The world map is relatively large at 6×5 with plenty of further sublocations. The biggest challenge in the game comes from learning your way around this map. All the characters from Winnie The Pooh are here to be interacted with and the graphics do a really nice job of bringing them to life even if there isn’t any animation within the game.

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As I walk around the world, I’ll run into objects like a small scarf and can either guess who they belong to or go and ask owl who acts as a hint system. The scarf he tells me must belong to a small animal which in this instance means piglet. Once an object is returned the wind won’t move it again so it’s just a case of wandering around finding and returning all these items.

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As an adult, this game can be completed in about 30 minutes. Now I know my way around the map, I expect a second run would halve that. I’d see this as being aimed at very young, not so PC savvy kids really. It’s a whole lot simpler than the likes of The Hobbit which I would have been playing at about the stated target age, not that I ever got very far in it mind you.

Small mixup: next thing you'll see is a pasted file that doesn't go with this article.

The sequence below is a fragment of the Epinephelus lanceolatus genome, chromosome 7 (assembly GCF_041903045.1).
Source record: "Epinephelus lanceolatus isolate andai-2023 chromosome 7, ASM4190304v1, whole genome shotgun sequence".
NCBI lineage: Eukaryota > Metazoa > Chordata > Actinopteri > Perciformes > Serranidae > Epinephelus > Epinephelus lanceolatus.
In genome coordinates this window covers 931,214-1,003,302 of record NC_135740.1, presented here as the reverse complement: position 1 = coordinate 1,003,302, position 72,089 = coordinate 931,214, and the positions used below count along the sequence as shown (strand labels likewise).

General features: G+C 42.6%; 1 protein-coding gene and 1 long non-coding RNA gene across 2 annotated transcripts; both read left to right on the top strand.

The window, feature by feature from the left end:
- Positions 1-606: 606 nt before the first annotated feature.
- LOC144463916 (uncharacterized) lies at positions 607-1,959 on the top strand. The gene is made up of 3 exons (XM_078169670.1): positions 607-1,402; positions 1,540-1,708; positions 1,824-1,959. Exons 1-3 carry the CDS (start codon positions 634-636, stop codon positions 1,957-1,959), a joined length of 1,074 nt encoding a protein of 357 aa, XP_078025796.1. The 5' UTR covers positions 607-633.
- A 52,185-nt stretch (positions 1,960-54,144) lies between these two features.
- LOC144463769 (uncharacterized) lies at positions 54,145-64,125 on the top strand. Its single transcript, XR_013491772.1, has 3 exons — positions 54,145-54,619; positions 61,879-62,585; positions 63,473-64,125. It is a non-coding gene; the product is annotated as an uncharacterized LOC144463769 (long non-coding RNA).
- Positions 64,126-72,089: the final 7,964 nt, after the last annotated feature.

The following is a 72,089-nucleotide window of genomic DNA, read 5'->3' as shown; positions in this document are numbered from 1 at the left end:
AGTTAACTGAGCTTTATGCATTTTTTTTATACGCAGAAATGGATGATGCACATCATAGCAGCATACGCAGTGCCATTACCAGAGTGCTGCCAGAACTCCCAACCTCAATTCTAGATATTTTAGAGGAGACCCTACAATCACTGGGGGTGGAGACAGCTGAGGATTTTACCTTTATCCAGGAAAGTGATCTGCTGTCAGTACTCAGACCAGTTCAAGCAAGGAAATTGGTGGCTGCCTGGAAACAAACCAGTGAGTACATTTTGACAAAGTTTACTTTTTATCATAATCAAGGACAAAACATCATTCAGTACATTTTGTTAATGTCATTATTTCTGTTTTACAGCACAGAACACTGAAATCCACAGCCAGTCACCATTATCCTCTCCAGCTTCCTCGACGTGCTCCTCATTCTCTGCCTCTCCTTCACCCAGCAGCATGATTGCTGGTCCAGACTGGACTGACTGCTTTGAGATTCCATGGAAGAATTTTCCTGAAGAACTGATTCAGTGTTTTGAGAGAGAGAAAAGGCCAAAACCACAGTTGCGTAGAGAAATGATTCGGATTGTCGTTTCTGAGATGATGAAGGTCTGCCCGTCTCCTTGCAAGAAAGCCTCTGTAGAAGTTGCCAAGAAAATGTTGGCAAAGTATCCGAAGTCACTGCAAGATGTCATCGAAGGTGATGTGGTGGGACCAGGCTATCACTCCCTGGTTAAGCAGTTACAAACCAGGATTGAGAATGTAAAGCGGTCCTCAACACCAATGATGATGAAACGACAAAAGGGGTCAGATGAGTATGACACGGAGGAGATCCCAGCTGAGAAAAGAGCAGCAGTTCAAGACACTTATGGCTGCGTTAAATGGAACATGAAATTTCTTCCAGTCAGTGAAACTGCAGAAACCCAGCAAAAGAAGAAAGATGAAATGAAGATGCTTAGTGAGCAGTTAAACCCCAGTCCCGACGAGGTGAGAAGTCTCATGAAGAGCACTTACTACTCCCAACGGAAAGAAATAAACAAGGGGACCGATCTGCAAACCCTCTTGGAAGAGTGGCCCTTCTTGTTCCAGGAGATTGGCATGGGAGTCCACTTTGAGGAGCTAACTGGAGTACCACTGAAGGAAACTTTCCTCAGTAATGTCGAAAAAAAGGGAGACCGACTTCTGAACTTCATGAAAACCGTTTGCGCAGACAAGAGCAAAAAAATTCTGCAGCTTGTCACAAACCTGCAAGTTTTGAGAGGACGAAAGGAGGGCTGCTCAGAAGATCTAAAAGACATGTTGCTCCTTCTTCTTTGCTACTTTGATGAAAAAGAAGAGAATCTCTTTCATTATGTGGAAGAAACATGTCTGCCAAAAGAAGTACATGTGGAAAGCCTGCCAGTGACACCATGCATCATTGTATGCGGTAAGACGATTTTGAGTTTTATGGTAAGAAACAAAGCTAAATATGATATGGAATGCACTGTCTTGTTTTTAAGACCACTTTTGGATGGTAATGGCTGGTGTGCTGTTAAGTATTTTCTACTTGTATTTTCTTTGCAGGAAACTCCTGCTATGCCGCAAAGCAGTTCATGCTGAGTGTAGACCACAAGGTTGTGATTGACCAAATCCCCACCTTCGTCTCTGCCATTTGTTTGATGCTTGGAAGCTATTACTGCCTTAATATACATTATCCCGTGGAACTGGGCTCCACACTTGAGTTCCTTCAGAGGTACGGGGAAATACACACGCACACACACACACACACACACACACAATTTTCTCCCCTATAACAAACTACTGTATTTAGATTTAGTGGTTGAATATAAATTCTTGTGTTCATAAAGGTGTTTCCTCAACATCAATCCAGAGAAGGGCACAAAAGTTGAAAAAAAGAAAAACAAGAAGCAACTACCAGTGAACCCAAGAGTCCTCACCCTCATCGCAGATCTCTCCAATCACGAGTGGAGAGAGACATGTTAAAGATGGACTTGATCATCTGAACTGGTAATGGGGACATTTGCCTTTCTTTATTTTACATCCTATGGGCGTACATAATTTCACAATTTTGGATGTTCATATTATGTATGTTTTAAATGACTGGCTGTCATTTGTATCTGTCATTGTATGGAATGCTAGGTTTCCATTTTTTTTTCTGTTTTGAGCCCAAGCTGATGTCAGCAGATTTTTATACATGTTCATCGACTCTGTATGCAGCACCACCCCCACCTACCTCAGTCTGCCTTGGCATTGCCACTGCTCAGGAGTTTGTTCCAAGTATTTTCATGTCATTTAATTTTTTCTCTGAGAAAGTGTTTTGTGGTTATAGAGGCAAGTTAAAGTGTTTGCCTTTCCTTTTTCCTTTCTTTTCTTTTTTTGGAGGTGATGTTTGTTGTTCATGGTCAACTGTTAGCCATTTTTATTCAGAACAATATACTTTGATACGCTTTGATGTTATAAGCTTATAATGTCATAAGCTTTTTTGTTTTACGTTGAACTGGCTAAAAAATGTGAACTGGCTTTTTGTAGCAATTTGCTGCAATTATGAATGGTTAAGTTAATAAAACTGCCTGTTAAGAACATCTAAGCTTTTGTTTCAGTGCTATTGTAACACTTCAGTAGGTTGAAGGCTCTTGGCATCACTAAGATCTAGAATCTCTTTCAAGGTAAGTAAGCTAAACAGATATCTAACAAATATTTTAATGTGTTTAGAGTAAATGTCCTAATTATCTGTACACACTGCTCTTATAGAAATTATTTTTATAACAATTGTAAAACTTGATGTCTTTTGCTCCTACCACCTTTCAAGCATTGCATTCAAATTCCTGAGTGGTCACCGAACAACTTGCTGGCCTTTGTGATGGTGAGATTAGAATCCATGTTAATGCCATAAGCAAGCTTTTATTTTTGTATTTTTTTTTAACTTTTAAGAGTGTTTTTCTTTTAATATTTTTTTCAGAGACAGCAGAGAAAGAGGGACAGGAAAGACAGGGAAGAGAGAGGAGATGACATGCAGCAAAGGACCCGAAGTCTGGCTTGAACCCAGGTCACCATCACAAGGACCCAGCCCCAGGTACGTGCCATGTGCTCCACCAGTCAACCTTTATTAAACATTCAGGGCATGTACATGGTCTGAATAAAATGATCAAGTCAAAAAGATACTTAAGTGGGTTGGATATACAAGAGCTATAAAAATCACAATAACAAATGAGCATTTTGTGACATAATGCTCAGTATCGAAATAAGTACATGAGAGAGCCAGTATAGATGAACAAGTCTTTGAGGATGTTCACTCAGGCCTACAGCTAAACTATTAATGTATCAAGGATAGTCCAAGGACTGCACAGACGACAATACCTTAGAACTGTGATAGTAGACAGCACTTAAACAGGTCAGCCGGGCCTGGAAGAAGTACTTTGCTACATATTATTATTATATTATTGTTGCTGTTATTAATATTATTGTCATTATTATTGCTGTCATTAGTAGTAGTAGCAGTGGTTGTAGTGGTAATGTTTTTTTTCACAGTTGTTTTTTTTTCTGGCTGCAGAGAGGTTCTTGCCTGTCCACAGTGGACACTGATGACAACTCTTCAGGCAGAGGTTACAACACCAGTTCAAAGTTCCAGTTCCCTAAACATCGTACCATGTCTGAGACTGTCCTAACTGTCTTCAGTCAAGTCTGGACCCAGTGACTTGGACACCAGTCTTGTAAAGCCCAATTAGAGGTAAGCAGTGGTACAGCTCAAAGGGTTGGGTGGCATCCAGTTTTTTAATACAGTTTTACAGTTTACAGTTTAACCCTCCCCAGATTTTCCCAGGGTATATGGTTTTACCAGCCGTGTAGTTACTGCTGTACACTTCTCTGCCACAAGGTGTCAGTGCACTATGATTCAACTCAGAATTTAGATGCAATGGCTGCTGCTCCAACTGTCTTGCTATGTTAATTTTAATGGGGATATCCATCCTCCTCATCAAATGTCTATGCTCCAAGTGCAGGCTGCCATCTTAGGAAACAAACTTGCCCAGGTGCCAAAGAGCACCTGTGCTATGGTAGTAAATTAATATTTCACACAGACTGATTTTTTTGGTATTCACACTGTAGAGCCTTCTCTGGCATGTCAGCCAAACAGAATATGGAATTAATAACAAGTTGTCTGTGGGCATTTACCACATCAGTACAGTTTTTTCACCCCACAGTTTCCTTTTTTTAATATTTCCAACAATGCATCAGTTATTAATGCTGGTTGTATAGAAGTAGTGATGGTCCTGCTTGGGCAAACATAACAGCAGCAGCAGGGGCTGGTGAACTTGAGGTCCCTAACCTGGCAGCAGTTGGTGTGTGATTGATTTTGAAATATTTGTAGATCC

I’d have enjoyed this enough I expect at the time. It wasn’t that unpleasant for half an hour even now. The game does look really nice in composite CGA with a ton of screens considering the tiny file size. All these colours from a CGA card still seems like wizardry to me and this game certainly illustrates just how well composite CGA could work. I can’t recommend the game as such these days however. Any kid of the right age range would be far more likely to be permanently glued to Minecraft which arguably has more educational value.


This is going to be a quick post as it’s a tale of abject failure. When I played The Horde a few weeks back, one of the reviews mentioned a ReelMagic version of the game which got my curiosity going. The ReelMagic was an MPEG-1 decoder card released around 1993 which could be used to play back full screen video at a time when PC’s weren’t really up to the job. This card predates DVD decoders and was used in a handful of games at the time such as Return To Zork. Full motion video in gaming was still in its absolute infancy so this was cutting edge stuff on a 386 at the time. The games it supports are clearly going to be the definitive way to play them and I’ve always been intrigued so I picked one up.